Just because you live together doesn't mean you stop wooing each other. The dates and special treats are just as important as they were then, if not more so now because you see each other a lot more. Create a romantic atmosphere, go see a movie, get dressed up and go out to dinner. The dance isn't done once you share a bed every night.
1. Know who is expected to do what as far as chores, roles or an initial contract should be discussed
Discussing who is in charge of things like grocery shopping, housework and other tasks in the home will help both of you figure out your roles in the relationship. This is often a good time for an initial contract if you are interested in writing one up. Talk about what is expected of each partner, the role they are expected to take on and how to respond to each other that may be different than you do now.
2. Don't expect Dominance and submission 24/7 - same goes for sex and play. There is a need for downtime.
You may be preparing to have a 24/7 type of relationship, but this doesn't mean that it will all sex and play all the time. Don't expect your partner to be in role every single minute. Downtime is necessary to make it work long term. That doesn't make you any less 24/7. It does make you human. What you read in fantasy novels about the slave being tied up naked all day long doesn't happen everyday. You will likely still have to deal with bills and mishaps, sickness and unexpected happiness along the way. Accept it as a part of your new life.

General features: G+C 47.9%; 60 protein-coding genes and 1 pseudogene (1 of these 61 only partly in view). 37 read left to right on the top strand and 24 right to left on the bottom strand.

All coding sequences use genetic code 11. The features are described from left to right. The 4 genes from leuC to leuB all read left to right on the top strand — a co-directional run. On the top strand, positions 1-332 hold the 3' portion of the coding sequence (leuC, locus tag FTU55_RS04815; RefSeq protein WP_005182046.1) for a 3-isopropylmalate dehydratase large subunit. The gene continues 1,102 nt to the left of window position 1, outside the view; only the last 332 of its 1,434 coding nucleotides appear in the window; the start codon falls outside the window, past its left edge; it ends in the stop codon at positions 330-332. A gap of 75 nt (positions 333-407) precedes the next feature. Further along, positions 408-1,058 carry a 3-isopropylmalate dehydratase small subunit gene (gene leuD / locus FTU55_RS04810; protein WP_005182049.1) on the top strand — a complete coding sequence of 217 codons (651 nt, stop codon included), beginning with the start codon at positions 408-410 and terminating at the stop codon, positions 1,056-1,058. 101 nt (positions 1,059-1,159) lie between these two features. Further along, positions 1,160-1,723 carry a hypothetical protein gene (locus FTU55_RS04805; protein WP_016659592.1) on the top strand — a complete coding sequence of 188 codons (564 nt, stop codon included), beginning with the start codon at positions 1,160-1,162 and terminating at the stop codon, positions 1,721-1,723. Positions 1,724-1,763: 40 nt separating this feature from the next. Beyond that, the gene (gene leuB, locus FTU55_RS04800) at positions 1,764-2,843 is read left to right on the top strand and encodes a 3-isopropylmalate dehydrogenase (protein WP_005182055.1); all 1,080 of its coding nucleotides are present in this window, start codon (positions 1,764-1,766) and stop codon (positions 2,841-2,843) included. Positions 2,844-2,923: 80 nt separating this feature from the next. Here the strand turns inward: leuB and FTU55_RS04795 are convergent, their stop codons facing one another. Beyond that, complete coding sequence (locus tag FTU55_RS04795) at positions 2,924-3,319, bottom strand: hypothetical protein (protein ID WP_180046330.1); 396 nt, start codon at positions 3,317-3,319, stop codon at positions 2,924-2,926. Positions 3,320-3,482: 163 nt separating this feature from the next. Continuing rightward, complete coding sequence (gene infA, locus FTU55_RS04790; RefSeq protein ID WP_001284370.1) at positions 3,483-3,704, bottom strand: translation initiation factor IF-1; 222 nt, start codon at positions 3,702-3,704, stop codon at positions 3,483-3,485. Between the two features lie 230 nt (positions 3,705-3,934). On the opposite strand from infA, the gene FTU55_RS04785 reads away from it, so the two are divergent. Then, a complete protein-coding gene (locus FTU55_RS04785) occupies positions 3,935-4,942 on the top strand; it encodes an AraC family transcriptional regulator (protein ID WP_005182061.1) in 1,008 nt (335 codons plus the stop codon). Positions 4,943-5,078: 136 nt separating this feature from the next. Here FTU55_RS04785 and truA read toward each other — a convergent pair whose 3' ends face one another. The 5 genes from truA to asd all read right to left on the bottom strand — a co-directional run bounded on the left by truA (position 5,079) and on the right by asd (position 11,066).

3. Communicate openly about the adjustment to your new role
One of the best pieces of advice I can give is that you take time out to discuss the changes in your relationship. Submission and Dominance isn't easy so don't expect to pick it up right away or to make it perfect right out of the box. Build that level of communication even more by allowing each other the freedom to talk about things without recourse. It will help build security and trust in each other. 4. Take the change slowly. Add rules and structure piece by piece. Don't expect to do it all, all at once.
This isn't the time to dump all the fantasy rules and behavior changes on your submissive. There is no way anyone can pick up everything right away in a new move. Add things slowly, as you adjust so that you don't overwhelm them. You want to give this new facet of your life a chance to work right?
5. Get support from friends and local clubs
An often forgotten resource for adjusting to a new live-in relationship are friends and family that have done it before. Just because your establishing a D/s structure doesn't mean your mom can't help you figure out how to best adjust to having a partner to take care of. If you are seeking help with the D/s side of things, a local community could be a savior to you. Face to face meetings where you can get immediate support and advice is sometimes a treasure. If you can't do a local scene, get support online. Make the effort to make it work before throwing in the towel when and if things get tough.
On this happy adventure there are many things to consider. I hope that I have helped you prepare for a wonderful joy to life - a partnership that is strong and pleasing to both of you.
Thoughts to Ponder:
- What tips have I missed from this list?
- If you have moved in with your partner, what adjustments did you have and how did you resolve the challenges?
- How long would you wait before you considered moving in with someone?